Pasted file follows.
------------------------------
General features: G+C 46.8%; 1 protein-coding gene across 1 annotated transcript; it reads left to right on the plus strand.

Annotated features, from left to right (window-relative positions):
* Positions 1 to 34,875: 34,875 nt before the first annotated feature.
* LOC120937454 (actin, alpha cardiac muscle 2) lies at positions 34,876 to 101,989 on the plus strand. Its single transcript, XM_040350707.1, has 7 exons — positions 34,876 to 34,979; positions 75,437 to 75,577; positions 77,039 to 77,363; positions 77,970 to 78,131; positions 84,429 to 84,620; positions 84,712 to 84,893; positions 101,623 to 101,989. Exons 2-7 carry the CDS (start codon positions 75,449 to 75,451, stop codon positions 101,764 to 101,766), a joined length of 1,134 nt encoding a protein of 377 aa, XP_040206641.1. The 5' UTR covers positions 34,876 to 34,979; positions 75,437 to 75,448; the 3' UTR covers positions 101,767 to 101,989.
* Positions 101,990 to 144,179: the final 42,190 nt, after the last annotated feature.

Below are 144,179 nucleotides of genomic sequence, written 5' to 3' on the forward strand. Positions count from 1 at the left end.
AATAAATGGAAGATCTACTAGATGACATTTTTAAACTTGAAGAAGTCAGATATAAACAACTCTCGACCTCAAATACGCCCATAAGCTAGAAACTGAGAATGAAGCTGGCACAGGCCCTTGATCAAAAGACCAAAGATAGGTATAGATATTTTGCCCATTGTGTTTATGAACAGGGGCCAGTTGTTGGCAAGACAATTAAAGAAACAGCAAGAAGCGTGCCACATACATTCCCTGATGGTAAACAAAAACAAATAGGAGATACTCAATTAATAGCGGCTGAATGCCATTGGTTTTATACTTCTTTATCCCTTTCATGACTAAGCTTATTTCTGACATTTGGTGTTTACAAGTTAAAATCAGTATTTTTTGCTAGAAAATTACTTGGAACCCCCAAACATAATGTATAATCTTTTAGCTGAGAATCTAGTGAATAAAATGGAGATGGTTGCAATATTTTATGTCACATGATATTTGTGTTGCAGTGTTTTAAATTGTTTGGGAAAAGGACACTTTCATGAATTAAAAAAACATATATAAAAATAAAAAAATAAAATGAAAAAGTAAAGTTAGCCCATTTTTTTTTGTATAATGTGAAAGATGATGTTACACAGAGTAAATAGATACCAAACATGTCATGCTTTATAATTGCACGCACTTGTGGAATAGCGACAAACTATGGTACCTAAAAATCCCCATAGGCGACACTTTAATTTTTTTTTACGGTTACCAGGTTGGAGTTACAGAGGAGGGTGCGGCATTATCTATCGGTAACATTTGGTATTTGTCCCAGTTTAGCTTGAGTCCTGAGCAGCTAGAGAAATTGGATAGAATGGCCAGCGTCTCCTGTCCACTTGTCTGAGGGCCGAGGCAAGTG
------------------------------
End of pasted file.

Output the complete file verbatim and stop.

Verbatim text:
General features: G+C 46.8%; 1 protein-coding gene across 1 annotated transcript; it reads left to right on the plus strand.

Annotated features, from left to right (window-relative positions):
* Positions 1 to 34,875: 34,875 nt before the first annotated feature.
* LOC120937454 (actin, alpha cardiac muscle 2) lies at positions 34,876 to 101,989 on the plus strand. Its single transcript, XM_040350707.1, has 7 exons — positions 34,876 to 34,979; positions 75,437 to 75,577; positions 77,039 to 77,363; positions 77,970 to 78,131; positions 84,429 to 84,620; positions 84,712 to 84,893; positions 101,623 to 101,989. Exons 2-7 carry the CDS (start codon positions 75,449 to 75,451, stop codon positions 101,764 to 101,766), a joined length of 1,134 nt encoding a protein of 377 aa, XP_040206641.1. The 5' UTR covers positions 34,876 to 34,979; positions 75,437 to 75,448; the 3' UTR covers positions 101,767 to 101,989.
* Positions 101,990 to 144,179: the final 42,190 nt, after the last annotated feature.

Below are 144,179 nucleotides of genomic sequence, written 5' to 3' on the forward strand. Positions count from 1 at the left end.
AATAAATGGAAGATCTACTAGATGACATTTTTAAACTTGAAGAAGTCAGATATAAACAACTCTCGACCTCAAATACGCCCATAAGCTAGAAACTGAGAATGAAGCTGGCACAGGCCCTTGATCAAAAGACCAAAGATAGGTATAGATATTTTGCCCATTGTGTTTATGAACAGGGGCCAGTTGTTGGCAAGACAATTAAAGAAACAGCAAGAAGCGTGCCACATACATTCCCTGATGGTAAACAAAAACAAATAGGAGATACTCAATTAATAGCGGCTGAATGCCATTGGTTTTATACTTCTTTATCCCTTTCATGACTAAGCTTATTTCTGACATTTGGTGTTTACAAGTTAAAATCAGTATTTTTTGCTAGAAAATTACTTGGAACCCCCAAACATAATGTATAATCTTTTAGCTGAGAATCTAGTGAATAAAATGGAGATGGTTGCAATATTTTATGTCACATGATATTTGTGTTGCAGTGTTTTAAATTGTTTGGGAAAAGGACACTTTCATGAATTAAAAAAACATATATAAAAATAAAAAAATAAAATGAAAAAGTAAAGTTAGCCCATTTTTTTTTGTATAATGTGAAAGATGATGTTACACAGAGTAAATAGATACCAAACATGTCATGCTTTATAATTGCACGCACTTGTGGAATAGCGACAAACTATGGTACCTAAAAATCCCCATAGGCGACACTTTAATTTTTTTTTACGGTTACCAGGTTGGAGTTACAGAGGAGGGTGCGGCATTATCTATCGGTAACATTTGGTATTTGTCCCAGTTTAGCTTGAGTCCTGAGCAGCTAGAGAAATTGGATAGAATGGCCAGCGTCTCCTGTCCACTTGTCTGAGGGCCGAGGCAAGTG